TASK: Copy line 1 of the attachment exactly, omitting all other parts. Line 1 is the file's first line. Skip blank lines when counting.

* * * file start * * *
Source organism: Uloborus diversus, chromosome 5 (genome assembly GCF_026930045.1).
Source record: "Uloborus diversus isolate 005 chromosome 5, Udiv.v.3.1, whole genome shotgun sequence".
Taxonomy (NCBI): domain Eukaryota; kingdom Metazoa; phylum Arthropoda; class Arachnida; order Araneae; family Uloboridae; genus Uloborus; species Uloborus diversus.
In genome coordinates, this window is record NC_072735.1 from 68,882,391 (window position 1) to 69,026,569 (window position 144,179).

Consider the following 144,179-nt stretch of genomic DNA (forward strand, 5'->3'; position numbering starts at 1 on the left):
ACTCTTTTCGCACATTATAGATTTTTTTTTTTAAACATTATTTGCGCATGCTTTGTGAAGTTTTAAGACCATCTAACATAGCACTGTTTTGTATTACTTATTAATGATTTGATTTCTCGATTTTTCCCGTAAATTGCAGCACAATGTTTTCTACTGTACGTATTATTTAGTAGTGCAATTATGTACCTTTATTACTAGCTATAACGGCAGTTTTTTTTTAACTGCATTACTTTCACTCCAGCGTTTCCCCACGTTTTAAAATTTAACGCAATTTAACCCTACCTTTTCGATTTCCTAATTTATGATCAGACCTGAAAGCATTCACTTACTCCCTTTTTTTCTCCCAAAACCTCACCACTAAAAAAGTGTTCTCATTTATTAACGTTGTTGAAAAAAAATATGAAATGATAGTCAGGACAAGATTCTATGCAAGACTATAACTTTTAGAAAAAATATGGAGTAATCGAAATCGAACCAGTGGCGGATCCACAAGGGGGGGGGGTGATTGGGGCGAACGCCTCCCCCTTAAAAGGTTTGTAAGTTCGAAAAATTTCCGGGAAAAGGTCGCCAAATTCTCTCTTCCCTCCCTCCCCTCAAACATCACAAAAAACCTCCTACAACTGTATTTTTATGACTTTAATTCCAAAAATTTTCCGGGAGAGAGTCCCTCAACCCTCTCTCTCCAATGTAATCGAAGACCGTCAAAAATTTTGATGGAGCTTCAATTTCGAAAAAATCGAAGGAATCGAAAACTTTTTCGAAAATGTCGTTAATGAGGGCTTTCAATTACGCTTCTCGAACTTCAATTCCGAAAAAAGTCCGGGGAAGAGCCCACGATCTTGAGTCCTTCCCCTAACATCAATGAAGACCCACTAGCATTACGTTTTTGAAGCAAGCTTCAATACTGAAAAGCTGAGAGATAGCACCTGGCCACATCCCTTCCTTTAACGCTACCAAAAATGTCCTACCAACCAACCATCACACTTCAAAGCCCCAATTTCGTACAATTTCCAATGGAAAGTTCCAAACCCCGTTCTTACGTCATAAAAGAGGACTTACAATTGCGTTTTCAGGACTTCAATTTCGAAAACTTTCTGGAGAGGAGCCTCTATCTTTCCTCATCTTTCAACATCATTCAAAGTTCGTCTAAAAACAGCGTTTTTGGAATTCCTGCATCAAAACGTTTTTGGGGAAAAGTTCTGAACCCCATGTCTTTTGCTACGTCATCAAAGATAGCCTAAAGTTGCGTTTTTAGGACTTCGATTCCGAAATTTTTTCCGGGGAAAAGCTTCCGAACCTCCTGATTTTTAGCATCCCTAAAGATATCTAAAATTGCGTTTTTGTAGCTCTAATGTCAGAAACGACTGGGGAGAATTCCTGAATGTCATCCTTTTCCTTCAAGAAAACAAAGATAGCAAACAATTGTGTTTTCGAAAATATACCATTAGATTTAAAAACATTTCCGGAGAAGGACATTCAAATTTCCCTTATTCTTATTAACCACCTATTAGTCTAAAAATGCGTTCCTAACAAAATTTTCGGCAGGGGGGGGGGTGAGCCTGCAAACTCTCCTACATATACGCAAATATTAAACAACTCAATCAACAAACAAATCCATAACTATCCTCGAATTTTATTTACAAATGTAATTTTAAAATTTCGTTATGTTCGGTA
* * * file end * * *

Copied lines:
Source organism: Uloborus diversus, chromosome 5 (genome assembly GCF_026930045.1).